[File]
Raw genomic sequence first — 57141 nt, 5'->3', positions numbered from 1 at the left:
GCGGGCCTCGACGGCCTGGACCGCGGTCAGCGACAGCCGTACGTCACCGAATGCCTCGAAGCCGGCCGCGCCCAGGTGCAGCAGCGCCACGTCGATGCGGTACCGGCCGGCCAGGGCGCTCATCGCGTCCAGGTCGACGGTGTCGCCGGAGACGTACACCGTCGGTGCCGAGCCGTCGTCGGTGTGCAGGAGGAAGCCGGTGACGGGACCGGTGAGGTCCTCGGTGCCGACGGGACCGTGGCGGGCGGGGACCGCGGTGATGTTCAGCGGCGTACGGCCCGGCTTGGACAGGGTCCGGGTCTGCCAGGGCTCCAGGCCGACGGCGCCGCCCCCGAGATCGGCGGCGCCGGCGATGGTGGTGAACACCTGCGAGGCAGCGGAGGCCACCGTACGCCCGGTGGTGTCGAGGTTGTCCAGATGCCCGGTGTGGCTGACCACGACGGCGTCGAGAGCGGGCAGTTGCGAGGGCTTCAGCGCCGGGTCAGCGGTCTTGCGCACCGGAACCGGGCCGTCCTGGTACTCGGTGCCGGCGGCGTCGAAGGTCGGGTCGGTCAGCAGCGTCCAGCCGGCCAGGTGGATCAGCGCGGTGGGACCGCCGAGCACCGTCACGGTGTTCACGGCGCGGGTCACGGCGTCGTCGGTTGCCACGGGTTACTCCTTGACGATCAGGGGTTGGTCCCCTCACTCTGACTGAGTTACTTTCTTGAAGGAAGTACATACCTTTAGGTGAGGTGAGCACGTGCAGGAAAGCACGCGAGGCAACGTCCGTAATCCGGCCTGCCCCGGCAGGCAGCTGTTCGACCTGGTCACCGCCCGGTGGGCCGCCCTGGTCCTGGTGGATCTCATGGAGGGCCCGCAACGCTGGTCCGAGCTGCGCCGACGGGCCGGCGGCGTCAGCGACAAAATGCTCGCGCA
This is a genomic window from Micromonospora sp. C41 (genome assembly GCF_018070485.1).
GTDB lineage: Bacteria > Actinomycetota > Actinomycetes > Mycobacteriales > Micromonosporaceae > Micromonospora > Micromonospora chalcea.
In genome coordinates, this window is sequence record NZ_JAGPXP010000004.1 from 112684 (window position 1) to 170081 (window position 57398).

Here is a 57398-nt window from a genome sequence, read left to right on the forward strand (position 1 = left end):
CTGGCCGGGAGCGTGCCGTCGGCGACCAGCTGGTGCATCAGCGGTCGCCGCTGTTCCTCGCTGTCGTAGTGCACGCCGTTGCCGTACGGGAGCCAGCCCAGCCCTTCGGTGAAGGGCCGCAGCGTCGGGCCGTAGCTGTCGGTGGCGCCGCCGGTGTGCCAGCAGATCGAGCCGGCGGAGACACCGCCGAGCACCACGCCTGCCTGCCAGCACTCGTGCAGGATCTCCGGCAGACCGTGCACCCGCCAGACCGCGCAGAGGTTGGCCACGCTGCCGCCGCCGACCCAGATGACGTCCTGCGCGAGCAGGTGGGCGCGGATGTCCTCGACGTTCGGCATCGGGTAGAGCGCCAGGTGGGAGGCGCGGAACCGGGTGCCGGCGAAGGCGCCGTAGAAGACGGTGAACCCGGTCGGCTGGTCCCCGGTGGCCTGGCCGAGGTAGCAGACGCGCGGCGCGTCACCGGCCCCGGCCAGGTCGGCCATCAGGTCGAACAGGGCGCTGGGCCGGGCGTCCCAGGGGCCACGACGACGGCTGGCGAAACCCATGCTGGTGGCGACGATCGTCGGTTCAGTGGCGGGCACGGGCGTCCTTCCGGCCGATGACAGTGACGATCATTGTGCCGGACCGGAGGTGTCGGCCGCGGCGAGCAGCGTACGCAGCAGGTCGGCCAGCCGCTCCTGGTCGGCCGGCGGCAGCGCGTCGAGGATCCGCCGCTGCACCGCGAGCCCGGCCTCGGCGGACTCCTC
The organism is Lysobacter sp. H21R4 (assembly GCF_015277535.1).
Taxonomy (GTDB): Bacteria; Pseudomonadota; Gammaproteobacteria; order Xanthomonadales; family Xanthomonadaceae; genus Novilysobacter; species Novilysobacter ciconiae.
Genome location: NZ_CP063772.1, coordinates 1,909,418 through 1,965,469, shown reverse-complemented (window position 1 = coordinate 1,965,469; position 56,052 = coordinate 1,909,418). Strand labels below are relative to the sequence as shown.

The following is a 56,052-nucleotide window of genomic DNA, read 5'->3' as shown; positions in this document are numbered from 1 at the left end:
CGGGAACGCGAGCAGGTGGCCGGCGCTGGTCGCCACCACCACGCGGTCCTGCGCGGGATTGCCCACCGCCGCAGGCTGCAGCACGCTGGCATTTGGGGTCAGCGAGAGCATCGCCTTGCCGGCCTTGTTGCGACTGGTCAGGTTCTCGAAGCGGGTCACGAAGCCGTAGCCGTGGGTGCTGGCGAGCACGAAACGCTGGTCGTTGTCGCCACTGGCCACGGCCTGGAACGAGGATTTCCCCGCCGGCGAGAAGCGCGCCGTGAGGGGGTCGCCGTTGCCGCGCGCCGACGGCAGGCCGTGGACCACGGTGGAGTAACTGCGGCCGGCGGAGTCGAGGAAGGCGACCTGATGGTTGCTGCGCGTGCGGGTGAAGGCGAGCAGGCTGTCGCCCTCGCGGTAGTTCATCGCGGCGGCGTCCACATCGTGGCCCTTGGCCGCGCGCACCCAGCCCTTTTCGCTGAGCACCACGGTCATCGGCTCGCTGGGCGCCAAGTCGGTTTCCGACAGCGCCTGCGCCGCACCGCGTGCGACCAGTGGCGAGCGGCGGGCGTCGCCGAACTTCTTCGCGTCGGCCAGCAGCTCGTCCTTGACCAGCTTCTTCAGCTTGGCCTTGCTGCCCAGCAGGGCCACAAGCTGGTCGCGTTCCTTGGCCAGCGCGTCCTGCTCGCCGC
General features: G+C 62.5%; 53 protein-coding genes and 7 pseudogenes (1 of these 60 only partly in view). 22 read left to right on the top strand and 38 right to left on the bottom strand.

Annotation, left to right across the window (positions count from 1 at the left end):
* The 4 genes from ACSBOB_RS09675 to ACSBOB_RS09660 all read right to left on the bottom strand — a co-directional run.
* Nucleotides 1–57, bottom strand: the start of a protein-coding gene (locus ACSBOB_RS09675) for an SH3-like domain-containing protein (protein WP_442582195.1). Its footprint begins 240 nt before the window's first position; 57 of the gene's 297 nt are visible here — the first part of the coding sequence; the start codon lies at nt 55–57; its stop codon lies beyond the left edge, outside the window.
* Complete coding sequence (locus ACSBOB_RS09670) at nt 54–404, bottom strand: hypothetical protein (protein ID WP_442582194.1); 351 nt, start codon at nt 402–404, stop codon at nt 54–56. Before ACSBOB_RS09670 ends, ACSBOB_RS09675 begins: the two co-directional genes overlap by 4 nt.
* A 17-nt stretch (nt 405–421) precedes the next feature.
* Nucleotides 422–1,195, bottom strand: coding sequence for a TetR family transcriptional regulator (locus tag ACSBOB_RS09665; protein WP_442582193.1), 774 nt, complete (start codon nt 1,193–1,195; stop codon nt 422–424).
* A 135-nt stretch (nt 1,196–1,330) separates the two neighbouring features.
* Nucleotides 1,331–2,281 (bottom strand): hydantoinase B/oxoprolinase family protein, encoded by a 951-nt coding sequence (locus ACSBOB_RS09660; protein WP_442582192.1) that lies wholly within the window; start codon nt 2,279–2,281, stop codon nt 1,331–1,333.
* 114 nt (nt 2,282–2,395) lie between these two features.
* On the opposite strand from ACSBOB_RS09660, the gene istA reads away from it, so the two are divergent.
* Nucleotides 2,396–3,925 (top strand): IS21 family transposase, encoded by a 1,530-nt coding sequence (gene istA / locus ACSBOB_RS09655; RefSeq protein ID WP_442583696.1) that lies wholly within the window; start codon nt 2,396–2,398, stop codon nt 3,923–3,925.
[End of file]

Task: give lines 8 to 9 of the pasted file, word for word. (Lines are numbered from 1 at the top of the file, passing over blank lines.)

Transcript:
The organism is Lysobacter sp. H21R4 (assembly GCF_015277535.1).
Taxonomy (GTDB): Bacteria; Pseudomonadota; Gammaproteobacteria; order Xanthomonadales; family Xanthomonadaceae; genus Novilysobacter; species Novilysobacter ciconiae.